The goal is that we would run the New Song Cafe every six months or so and open up it to others within our congregation and other ministries to share their songs. Other people in the congregation would be able to come and enjoy a relaxing evening of coffee and live music. Even our unchurched friends would be able to attend.

And once we’ve got enough of our songs out there, we would then record a live worship album.

We’ve started on an exciting trajectory. I can’t wait to see what God is going to do through us!

I want to quickly thank our amazing and hardworking leadership team for putting the evening together: Dave, Ansen, Addie, Caleb, Ephraim and Sunray. And also to Darren and Gabes of Sprolo and Nations Church for standing with us in the journey.

The best is yet to come!

How Worship Leaders Should Respond to Compliments

In Faith Community Church, Pastor Benny has initiated our mentoring phase as part of our 2-year DNA campaign. Quite amazingly, there is a strong mentoring buzz now in our church with heaps of people getting connected into mentoring relationships.

Yesterday, I had the honour of launching our worship leadership mentoring group with worship leaders from Kinetic, Vibe, Young Working Adults and the Adult Zones in our church, the idea being that we would meet regularly and talk about all things related to worship leading.

It was actually really refreshing, despite a busy weekend, to be able to sit down in an informal setting with like-minded people just to talk about something we were all passionate about!

As we began our first session together, one of the key messages I wanted to get across was the importance of maintaining a heart of worship – that beyond talent, skills and outcomes, we have a responsibility of keeping the right posture of heart in a ministry that is often fraught with danger and hubris.

Tim Hughes once warned:

As worship leaders, are we getting too preoccupied with the sounds and songs we are creating? Is there a danger that we look first and foremost at gifting and talents, and forget the key thing: the heart?

John Wimber said:

The difficulty will not be so much in the writing of new and great music; the test will be in the godliness of those who deliver it.

One of the issues we talked about was how worship leaders should respond to compliments. Quite often, after you have finished leading worship, a well-meaning congregant might come up to you and say: “I loved your worship leading today”. Or “I just want you to know how nice your voice sounded”.

I don’t think we should over-spiritualise it. Imagine if you’ve just grilled a perfectly succulent steak. You are told ‘wow, you cooked that just right. You are really good at cooking steak’ and you respond with ‘no, I did nothing at all. I just stood at the barbie and the Lord moved through my arms and my tongs and compelled me to turn the hunk of meat just at the right time’. In any other context, if someone complimented you, your natural response would be to say “thank you”. So why not respond in the same way? After all, you did spend all that time putting in the effort to make your voice sound better, or to make sure the set flowed well, or to make sure your team played in unity.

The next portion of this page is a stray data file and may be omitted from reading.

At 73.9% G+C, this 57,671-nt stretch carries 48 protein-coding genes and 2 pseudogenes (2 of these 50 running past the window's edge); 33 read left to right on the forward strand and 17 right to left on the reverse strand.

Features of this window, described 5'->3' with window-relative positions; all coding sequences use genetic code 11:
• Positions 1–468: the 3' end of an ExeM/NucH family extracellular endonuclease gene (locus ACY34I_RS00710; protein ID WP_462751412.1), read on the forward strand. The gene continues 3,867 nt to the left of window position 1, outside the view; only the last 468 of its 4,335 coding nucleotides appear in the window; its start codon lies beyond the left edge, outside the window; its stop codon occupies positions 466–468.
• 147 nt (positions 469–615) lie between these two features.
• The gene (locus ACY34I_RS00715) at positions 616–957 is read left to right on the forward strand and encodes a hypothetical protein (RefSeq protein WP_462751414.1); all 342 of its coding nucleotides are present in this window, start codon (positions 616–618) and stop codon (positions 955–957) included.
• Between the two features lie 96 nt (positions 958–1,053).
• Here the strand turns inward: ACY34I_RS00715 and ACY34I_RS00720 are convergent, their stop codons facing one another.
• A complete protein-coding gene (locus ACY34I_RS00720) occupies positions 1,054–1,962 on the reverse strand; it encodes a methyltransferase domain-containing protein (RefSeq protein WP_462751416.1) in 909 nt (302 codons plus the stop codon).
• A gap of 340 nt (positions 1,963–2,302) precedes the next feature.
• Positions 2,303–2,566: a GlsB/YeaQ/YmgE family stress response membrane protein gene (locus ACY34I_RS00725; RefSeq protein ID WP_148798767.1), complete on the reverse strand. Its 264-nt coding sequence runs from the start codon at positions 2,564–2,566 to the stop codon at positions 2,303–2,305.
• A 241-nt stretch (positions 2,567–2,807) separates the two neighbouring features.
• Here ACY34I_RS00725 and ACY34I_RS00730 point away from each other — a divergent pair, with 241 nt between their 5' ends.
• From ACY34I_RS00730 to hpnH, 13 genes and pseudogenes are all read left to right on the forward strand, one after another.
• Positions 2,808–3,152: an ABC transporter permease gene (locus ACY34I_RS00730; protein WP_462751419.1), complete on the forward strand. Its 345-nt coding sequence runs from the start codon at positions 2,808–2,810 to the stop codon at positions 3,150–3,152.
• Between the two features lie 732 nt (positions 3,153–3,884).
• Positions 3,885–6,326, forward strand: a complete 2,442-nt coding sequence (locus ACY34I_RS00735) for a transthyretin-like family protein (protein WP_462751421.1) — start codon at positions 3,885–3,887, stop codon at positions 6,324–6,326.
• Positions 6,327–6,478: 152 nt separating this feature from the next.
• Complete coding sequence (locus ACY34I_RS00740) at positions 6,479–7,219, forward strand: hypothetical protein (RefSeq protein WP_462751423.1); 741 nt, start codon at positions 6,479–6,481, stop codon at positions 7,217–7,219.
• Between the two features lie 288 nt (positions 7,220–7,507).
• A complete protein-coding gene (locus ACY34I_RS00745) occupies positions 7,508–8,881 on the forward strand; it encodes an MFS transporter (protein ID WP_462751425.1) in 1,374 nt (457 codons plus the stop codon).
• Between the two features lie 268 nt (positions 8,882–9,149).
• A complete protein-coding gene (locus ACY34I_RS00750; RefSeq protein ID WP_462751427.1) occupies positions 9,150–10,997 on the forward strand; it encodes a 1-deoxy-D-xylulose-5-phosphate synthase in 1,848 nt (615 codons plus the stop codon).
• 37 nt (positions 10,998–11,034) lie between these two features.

One way of holding the tension is to accept the compliment for what you have control over, i.e. improvements in your vocal quality, the cohesion and drive of your team, the depth of preparation etc. In other words, by all means, accept the compliment for the fruit of your effort. But whether people encountered God and the resultant effect of His presence, well, that only happens by His Spirit, because true worship is by the Spirit. That aspect, we can’t take any credit for. God alone gets all the credit for the fruit of worship!

Bill Johnson actually provides an interesting spin on this. He says (in Experience the Impossible at p 179):

Humility is Kingdom; pride is at the root of everything evil. But the pursuit of greatness is not necessarily evil. In fact, it seems that those who spent time with Jesus had latent desires awakened in them regarding their own significance. As a result Jesus never rebuked His disciples for their desire for greatness. He simply redefined it by pointing to a child.

First Peter 5:6 says “therefore humble yourselves under the mighty hand of God, that He may exalt you at the proper time.” Here we see the tension between humility and a desire for greatness. Johnson says that whilst being under the hand of God might seem like a frightening picture, God’s hand is actually one of a loving Father – a hand of covering and protection. And that’s exactly what we need as worship leaders (or any leader in the church for that matter!) – covering and protection as we pursue a place of greater influence in God.

We usually have no problem with accepting the need to be humble. Johnson says:

What is difficult for us to handle is God’s response to our humility: ‘that He may exalt you’. What do we do with that? Many of us squirm or say things to undermine the honour given to us. Yet if we do not know how to receive honour correctly, we will have no crown to throw at His feet.

A culture of honour is an important element in the community life of every church. We need to understand how to receive honour to allow such a culture to be propagated. It requires us to be quietly confident about the skills, planning and hard work that we have put into our service, and yet humbly dependent on God for the things that only He can do. And then, like Paul, be able to count all our accolades – the significance in our greatness and influence – rubbish for the sake of knowing Christ more. Then we will truly be able to hold that tension; to walk the paradoxical line of humbled exaltation.

Set List: Faith Community Church (19 January 2014)

I’m excited as we prepare for our team’s first worship session for 2014.

It’s always good to start the year on a positive note.